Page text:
Patsy Cline was a hardworking, gutsy woman. That rich voice stilled makes me ache sometimes when I hear her voice and think what we missed by her untimely death. This painting of her is at the Visitors Center in Winchester. The town just commemorated the 50th year of her death.
This chair was part of a set that she was crazy about and moved it with her from place to place.
Virginia Patterson Hensley was her name by birth. She married Cline and then Charles Dick.
At the cemetery, this huge bell tower memorial is dedicated to her. Bells seem so appropriate to me.
Jim and I then stopped by her house. Jim had been once before, but her popularity has increased to the point where you cannot park right in front of the house. Her mother’s home is just across the street.
The house is now open to tours, but, better than a tour is the docents we met, two cousins of Ginny’s. Ginny is what the family still calls her, short for Virginia.
We had such fun visiting with Pat, on the left and her daughter, Pam, on the right. They told us about the house, that it at one time had kerosene lighting. The Hensley’s lived on the “wrong” side of the tracks. And much like Janis Joplin, her hometown didn’t exactly accept her when she first became a famous singer. It boggles my mind how mean-spirited people could be to their fellow-man/woman and still call themselves Christians.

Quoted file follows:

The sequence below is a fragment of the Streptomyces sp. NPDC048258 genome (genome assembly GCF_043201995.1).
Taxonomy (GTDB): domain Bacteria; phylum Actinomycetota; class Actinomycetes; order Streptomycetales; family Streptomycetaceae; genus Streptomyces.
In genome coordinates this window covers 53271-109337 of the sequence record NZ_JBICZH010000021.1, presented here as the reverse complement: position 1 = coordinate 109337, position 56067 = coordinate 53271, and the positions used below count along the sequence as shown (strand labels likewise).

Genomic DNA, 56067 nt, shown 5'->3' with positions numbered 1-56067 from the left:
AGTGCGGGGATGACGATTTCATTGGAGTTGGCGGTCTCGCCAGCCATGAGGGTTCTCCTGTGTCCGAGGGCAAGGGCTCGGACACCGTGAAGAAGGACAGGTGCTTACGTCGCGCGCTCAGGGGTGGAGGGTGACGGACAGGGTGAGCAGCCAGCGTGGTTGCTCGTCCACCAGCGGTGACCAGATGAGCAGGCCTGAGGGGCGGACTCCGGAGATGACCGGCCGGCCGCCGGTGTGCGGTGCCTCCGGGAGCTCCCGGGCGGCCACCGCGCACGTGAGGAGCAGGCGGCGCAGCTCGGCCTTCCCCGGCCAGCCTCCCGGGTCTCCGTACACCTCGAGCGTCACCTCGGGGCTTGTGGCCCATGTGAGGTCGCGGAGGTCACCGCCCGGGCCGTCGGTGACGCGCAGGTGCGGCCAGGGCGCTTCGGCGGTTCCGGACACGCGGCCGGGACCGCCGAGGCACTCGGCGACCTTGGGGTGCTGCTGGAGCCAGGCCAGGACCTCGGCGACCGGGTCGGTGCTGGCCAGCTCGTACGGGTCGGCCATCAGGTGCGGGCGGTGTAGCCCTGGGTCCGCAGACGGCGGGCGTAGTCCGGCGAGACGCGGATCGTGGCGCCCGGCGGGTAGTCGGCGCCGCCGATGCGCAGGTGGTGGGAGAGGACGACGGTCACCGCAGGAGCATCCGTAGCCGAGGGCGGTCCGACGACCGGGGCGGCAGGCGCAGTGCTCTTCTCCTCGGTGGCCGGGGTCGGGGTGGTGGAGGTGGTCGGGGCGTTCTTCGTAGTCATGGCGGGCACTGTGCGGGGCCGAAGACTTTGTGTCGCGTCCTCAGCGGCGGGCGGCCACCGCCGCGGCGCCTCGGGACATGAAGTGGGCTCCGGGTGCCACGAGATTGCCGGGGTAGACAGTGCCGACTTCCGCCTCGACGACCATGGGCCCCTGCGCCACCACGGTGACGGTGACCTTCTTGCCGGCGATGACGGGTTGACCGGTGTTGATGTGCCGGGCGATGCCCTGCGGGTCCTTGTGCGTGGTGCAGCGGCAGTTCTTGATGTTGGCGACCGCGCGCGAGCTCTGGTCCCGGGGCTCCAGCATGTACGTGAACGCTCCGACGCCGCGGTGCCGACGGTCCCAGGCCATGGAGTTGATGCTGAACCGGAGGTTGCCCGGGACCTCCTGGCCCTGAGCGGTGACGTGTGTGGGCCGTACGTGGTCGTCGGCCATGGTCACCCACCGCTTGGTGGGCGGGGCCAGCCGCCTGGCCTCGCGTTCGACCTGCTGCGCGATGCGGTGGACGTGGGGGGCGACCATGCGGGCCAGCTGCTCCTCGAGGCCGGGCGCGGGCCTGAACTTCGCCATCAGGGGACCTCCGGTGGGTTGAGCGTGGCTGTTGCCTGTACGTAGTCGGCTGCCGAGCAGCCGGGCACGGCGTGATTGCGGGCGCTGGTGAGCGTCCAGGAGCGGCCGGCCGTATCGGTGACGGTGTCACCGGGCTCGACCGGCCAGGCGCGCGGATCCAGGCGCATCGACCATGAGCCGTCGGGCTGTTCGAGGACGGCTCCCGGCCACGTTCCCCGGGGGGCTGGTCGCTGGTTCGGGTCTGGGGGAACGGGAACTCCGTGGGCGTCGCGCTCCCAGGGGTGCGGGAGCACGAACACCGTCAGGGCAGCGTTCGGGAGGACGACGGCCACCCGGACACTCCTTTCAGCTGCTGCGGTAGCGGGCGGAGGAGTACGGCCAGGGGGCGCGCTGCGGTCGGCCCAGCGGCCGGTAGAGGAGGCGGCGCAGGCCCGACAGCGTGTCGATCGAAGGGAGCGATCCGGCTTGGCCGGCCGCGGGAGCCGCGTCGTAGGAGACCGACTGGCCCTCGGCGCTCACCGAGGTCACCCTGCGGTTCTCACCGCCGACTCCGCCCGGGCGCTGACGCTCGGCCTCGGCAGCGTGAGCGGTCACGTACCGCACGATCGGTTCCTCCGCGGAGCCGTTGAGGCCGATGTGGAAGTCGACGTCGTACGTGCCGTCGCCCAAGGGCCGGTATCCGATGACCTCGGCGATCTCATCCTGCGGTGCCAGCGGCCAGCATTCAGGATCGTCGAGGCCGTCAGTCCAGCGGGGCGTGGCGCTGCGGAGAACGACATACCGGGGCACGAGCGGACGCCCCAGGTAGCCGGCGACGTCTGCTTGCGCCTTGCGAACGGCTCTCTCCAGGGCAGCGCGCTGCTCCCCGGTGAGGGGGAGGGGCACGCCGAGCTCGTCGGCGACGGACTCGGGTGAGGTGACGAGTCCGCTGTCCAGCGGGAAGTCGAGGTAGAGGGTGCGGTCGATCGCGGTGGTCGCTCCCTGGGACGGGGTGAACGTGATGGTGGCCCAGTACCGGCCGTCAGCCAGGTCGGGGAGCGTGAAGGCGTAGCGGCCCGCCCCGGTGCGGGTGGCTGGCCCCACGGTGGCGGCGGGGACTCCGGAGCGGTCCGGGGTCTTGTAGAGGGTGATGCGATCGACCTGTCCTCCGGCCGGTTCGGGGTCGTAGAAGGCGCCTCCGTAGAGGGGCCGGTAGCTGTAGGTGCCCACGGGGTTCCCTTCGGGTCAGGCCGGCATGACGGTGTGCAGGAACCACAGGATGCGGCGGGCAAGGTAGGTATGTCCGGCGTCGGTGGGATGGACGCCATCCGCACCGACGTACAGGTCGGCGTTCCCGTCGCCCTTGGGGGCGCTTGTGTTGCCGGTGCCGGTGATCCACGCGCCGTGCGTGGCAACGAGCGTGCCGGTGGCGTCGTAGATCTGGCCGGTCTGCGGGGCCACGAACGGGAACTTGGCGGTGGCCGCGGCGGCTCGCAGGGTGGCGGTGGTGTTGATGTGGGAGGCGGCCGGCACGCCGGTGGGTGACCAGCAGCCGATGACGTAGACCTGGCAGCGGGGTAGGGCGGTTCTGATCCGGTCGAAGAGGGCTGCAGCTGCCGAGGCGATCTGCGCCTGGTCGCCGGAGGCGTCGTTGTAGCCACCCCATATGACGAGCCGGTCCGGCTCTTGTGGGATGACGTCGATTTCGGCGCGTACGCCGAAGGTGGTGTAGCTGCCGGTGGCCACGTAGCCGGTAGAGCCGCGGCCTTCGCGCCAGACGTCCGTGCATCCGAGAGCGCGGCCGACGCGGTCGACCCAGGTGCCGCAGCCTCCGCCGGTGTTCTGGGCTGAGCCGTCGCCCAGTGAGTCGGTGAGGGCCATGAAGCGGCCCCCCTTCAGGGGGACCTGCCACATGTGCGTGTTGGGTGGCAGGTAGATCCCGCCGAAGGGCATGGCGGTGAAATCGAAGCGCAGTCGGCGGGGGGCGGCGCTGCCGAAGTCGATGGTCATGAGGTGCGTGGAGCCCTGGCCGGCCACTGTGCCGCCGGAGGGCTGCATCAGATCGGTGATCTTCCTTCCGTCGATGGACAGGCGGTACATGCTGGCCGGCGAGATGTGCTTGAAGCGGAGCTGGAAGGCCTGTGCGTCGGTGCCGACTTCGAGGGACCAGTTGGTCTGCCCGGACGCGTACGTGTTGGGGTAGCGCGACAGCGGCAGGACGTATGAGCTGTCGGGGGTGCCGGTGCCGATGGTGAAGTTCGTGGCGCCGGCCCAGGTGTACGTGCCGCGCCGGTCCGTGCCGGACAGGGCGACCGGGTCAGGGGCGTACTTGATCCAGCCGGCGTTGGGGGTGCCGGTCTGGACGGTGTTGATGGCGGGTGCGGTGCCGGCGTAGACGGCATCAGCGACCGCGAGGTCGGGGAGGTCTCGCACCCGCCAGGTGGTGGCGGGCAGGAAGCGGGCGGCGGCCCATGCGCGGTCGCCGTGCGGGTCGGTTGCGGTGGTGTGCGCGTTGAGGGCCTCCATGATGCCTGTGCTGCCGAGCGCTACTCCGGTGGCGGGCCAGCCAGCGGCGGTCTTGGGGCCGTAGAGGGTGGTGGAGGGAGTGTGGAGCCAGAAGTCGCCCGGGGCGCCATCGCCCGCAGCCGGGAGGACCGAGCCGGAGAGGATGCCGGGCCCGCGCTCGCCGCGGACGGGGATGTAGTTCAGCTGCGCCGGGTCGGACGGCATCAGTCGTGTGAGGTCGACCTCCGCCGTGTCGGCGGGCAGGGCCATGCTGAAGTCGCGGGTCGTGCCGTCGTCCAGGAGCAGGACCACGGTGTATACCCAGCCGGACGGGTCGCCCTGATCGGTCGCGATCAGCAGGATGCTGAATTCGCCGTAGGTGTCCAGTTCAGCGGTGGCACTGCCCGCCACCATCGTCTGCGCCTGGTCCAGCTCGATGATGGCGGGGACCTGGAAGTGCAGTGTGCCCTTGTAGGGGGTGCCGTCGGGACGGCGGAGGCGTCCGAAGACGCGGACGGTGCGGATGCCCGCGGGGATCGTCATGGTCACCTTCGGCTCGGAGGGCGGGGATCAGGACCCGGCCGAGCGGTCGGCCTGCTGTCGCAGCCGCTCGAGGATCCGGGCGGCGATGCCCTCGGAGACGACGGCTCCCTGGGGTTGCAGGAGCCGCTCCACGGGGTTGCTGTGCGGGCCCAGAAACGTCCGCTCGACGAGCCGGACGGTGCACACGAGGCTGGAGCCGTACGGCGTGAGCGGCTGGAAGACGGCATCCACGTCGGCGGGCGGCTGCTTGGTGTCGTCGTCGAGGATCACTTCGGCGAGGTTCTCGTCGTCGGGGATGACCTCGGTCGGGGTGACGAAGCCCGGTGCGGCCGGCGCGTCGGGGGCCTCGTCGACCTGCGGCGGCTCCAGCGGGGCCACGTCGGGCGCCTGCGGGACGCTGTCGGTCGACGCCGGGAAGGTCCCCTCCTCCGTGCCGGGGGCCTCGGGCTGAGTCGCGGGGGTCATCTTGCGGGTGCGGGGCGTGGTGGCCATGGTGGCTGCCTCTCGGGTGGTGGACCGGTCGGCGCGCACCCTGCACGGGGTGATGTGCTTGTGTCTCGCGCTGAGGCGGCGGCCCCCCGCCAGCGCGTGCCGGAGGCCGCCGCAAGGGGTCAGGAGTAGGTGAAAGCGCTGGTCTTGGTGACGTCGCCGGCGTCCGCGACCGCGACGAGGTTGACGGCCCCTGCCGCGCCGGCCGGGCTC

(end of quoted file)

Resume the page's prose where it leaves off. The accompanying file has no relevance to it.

Patsy quit high school to take on three jobs to help support mom and her brother and sister. She worked at a Gaunts Drugstore, she worked the counter at a Newburys, and she swept out buses at the Greyhound station. Newburys was right next door to the theater, and they had amateur nights there. Ginny would take off her apron, run to the theater, sing in the program, and then run back to her job.
Pam pointed out a walnut tree that Ginny planted. She loved her garden and always had herbs and a vegetable garden. She had two children, Julie and Randy Dick.
She loved flowers and this is the side yard of the house.
Cousin Pat lived on a farm and cherished the visits she shared with her cousin Ginny as a child. Her mother was a sister to Ginny’s mother, Hilda, who would babysit them when Pat’s parents came to town to have their wheat ground, or other errands. Pam was only a year old when her famous cousin died. She tells how the relatives excitedly watched the Arthur Godfrey hour when Ginny received the star award and got her big boost. They have a tape of that event and she enjoys seeing the film and hearing stories about her famous cousin. It was so much fun talking with them; warm and caring people. We bought a copy of a new book about Patsy.
I grew up without television and not much radio, either. I’ve never been star struck, but I love it when the famous person can be real to you and that is what Pat and Pam did for us yesterday, and we thank you.
We then spent the afternoon at the Shenandoah Valley Museum. A large complex that also includes a Civil War Battlefield site and the Glen Burnie House and Gardens. The house is closed for renovation. It was beastly hot. We skipped everything but the air-conditioned exhibits, and they were excellent. I’m having family visit us today, so I’ll have to finish the museum part of my blog tomorrow.